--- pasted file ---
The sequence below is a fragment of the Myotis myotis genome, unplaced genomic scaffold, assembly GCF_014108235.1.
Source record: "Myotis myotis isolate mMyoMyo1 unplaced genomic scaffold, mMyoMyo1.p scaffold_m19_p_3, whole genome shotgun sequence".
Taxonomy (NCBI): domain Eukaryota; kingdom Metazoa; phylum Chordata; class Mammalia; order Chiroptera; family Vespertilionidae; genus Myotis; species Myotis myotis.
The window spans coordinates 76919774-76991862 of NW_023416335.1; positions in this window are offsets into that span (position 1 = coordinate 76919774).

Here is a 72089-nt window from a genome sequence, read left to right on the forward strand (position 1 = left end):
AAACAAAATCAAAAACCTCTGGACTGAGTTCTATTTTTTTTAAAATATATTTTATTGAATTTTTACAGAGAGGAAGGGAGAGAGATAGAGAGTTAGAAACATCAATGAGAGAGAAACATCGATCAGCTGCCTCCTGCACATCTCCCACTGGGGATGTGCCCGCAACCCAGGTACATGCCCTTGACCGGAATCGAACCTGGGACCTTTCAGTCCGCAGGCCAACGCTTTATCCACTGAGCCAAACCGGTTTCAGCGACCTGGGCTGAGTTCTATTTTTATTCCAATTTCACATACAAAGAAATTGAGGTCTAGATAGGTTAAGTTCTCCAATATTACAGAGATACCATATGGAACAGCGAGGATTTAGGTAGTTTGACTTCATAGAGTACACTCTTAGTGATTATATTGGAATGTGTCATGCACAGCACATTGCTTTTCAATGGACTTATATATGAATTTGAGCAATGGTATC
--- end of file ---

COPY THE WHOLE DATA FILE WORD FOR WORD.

The sequence below is a fragment of the Myotis myotis genome, unplaced genomic scaffold, assembly GCF_014108235.1.
Source record: "Myotis myotis isolate mMyoMyo1 unplaced genomic scaffold, mMyoMyo1.p scaffold_m19_p_3, whole genome shotgun sequence".
Taxonomy (NCBI): domain Eukaryota; kingdom Metazoa; phylum Chordata; class Mammalia; order Chiroptera; family Vespertilionidae; genus Myotis; species Myotis myotis.
The window spans coordinates 76919774-76991862 of NW_023416335.1; positions in this window are offsets into that span (position 1 = coordinate 76919774).

Here is a 72089-nt window from a genome sequence, read left to right on the forward strand (position 1 = left end):
AAACAAAATCAAAAACCTCTGGACTGAGTTCTATTTTTTTTAAAATATATTTTATTGAATTTTTACAGAGAGGAAGGGAGAGAGATAGAGAGTTAGAAACATCAATGAGAGAGAAACATCGATCAGCTGCCTCCTGCACATCTCCCACTGGGGATGTGCCCGCAACCCAGGTACATGCCCTTGACCGGAATCGAACCTGGGACCTTTCAGTCCGCAGGCCAACGCTTTATCCACTGAGCCAAACCGGTTTCAGCGACCTGGGCTGAGTTCTATTTTTATTCCAATTTCACATACAAAGAAATTGAGGTCTAGATAGGTTAAGTTCTCCAATATTACAGAGATACCATATGGAACAGCGAGGATTTAGGTAGTTTGACTTCATAGAGTACACTCTTAGTGATTATATTGGAATGTGTCATGCACAGCACATTGCTTTTCAATGGACTTATATATGAATTTGAGCAATGGTATC